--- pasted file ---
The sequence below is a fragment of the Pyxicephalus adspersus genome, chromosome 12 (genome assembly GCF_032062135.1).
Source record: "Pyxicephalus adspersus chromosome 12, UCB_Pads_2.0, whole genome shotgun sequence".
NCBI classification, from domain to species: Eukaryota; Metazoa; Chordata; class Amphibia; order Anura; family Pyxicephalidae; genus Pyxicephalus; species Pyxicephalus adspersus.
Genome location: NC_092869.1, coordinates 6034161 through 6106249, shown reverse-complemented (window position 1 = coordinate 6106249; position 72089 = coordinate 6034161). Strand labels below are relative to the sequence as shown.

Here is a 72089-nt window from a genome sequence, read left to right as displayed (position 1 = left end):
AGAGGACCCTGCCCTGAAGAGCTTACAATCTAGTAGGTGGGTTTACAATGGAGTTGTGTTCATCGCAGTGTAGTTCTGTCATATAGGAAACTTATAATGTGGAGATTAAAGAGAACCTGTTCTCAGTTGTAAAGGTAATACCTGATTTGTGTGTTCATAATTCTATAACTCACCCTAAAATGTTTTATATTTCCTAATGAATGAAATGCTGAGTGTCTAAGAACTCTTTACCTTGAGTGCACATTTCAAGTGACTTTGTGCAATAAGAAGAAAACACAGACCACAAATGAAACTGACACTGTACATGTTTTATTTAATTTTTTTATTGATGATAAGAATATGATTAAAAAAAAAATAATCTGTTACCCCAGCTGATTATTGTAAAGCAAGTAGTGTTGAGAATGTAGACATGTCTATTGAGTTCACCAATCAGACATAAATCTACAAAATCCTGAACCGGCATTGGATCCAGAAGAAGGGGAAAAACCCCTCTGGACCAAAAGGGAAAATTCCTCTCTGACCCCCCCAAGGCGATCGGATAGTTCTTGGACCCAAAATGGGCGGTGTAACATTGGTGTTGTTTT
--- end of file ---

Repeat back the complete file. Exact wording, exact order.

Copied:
The sequence below is a fragment of the Pyxicephalus adspersus genome, chromosome 12 (genome assembly GCF_032062135.1).
Source record: "Pyxicephalus adspersus chromosome 12, UCB_Pads_2.0, whole genome shotgun sequence".
NCBI classification, from domain to species: Eukaryota; Metazoa; Chordata; class Amphibia; order Anura; family Pyxicephalidae; genus Pyxicephalus; species Pyxicephalus adspersus.
Genome location: NC_092869.1, coordinates 6034161 through 6106249, shown reverse-complemented (window position 1 = coordinate 6106249; position 72089 = coordinate 6034161). Strand labels below are relative to the sequence as shown.

Here is a 72089-nt window from a genome sequence, read left to right as displayed (position 1 = left end):
AGAGGACCCTGCCCTGAAGAGCTTACAATCTAGTAGGTGGGTTTACAATGGAGTTGTGTTCATCGCAGTGTAGTTCTGTCATATAGGAAACTTATAATGTGGAGATTAAAGAGAACCTGTTCTCAGTTGTAAAGGTAATACCTGATTTGTGTGTTCATAATTCTATAACTCACCCTAAAATGTTTTATATTTCCTAATGAATGAAATGCTGAGTGTCTAAGAACTCTTTACCTTGAGTGCACATTTCAAGTGACTTTGTGCAATAAGAAGAAAACACAGACCACAAATGAAACTGACACTGTACATGTTTTATTTAATTTTTTTATTGATGATAAGAATATGATTAAAAAAAAAATAATCTGTTACCCCAGCTGATTATTGTAAAGCAAGTAGTGTTGAGAATGTAGACATGTCTATTGAGTTCACCAATCAGACATAAATCTACAAAATCCTGAACCGGCATTGGATCCAGAAGAAGGGGAAAAACCCCTCTGGACCAAAAGGGAAAATTCCTCTCTGACCCCCCCAAGGCGATCGGATAGTTCTTGGACCCAAAATGGGCGGTGTAACATTGGTGTTGTTTT